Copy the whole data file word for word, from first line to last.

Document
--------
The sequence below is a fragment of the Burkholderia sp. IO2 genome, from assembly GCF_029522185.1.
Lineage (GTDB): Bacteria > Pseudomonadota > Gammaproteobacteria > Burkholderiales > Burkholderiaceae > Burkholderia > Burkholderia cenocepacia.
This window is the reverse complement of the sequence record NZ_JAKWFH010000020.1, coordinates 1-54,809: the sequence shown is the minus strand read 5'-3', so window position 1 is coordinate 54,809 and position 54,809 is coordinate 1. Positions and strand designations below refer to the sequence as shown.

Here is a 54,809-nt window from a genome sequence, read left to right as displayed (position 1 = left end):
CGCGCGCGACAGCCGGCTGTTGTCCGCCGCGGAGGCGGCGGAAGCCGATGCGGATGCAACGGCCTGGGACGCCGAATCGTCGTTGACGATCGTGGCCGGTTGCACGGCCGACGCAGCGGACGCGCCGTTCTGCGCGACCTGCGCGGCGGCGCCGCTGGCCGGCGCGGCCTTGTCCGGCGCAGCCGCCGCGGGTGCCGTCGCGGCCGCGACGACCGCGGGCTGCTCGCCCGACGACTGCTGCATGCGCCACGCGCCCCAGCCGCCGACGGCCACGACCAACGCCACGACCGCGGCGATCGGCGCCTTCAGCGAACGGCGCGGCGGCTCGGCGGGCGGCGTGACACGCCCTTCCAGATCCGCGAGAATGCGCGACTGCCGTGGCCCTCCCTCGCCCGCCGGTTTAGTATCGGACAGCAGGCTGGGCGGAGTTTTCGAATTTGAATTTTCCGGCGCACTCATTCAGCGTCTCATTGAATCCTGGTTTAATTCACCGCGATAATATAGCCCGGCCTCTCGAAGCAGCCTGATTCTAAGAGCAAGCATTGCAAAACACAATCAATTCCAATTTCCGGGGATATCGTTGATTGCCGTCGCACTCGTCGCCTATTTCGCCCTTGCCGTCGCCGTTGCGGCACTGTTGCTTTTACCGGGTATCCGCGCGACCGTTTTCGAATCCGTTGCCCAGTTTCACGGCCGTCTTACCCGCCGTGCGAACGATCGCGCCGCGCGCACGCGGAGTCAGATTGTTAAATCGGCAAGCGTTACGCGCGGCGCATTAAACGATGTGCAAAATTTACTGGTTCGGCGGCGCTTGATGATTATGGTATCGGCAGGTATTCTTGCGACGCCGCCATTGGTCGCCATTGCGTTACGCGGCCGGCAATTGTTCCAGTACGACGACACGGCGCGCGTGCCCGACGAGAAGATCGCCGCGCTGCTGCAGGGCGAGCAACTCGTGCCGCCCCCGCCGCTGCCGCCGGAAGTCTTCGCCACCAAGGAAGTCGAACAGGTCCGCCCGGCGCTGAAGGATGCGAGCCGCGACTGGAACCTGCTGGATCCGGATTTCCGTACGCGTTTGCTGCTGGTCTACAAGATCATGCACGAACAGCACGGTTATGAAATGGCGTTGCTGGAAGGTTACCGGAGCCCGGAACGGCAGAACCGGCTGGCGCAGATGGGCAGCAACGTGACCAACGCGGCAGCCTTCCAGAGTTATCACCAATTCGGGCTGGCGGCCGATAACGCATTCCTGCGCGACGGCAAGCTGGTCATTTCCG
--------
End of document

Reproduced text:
The sequence below is a fragment of the Burkholderia sp. IO2 genome, from assembly GCF_029522185.1.
Lineage (GTDB): Bacteria > Pseudomonadota > Gammaproteobacteria > Burkholderiales > Burkholderiaceae > Burkholderia > Burkholderia cenocepacia.
This window is the reverse complement of the sequence record NZ_JAKWFH010000020.1, coordinates 1-54,809: the sequence shown is the minus strand read 5'-3', so window position 1 is coordinate 54,809 and position 54,809 is coordinate 1. Positions and strand designations below refer to the sequence as shown.

Here is a 54,809-nt window from a genome sequence, read left to right as displayed (position 1 = left end):
CGCGCGCGACAGCCGGCTGTTGTCCGCCGCGGAGGCGGCGGAAGCCGATGCGGATGCAACGGCCTGGGACGCCGAATCGTCGTTGACGATCGTGGCCGGTTGCACGGCCGACGCAGCGGACGCGCCGTTCTGCGCGACCTGCGCGGCGGCGCCGCTGGCCGGCGCGGCCTTGTCCGGCGCAGCCGCCGCGGGTGCCGTCGCGGCCGCGACGACCGCGGGCTGCTCGCCCGACGACTGCTGCATGCGCCACGCGCCCCAGCCGCCGACGGCCACGACCAACGCCACGACCGCGGCGATCGGCGCCTTCAGCGAACGGCGCGGCGGCTCGGCGGGCGGCGTGACACGCCCTTCCAGATCCGCGAGAATGCGCGACTGCCGTGGCCCTCCCTCGCCCGCCGGTTTAGTATCGGACAGCAGGCTGGGCGGAGTTTTCGAATTTGAATTTTCCGGCGCACTCATTCAGCGTCTCATTGAATCCTGGTTTAATTCACCGCGATAATATAGCCCGGCCTCTCGAAGCAGCCTGATTCTAAGAGCAAGCATTGCAAAACACAATCAATTCCAATTTCCGGGGATATCGTTGATTGCCGTCGCACTCGTCGCCTATTTCGCCCTTGCCGTCGCCGTTGCGGCACTGTTGCTTTTACCGGGTATCCGCGCGACCGTTTTCGAATCCGTTGCCCAGTTTCACGGCCGTCTTACCCGCCGTGCGAACGATCGCGCCGCGCGCACGCGGAGTCAGATTGTTAAATCGGCAAGCGTTACGCGCGGCGCATTAAACGATGTGCAAAATTTACTGGTTCGGCGGCGCTTGATGATTATGGTATCGGCAGGTATTCTTGCGACGCCGCCATTGGTCGCCATTGCGTTACGCGGCCGGCAATTGTTCCAGTACGACGACACGGCGCGCGTGCCCGACGAGAAGATCGCCGCGCTGCTGCAGGGCGAGCAACTCGTGCCGCCCCCGCCGCTGCCGCCGGAAGTCTTCGCCACCAAGGAAGTCGAACAGGTCCGCCCGGCGCTGAAGGATGCGAGCCGCGACTGGAACCTGCTGGATCCGGATTTCCGTACGCGTTTGCTGCTGGTCTACAAGATCATGCACGAACAGCACGGTTATGAAATGGCGTTGCTGGAAGGTTACCGGAGCCCGGAACGGCAGAACCGGCTGGCGCAGATGGGCAGCAACGTGACCAACGCGGCAGCCTTCCAGAGTTATCACCAATTCGGGCTGGCGGCCGATAACGCATTCCTGCGCGACGGCAAGCTGGTCATTTCCG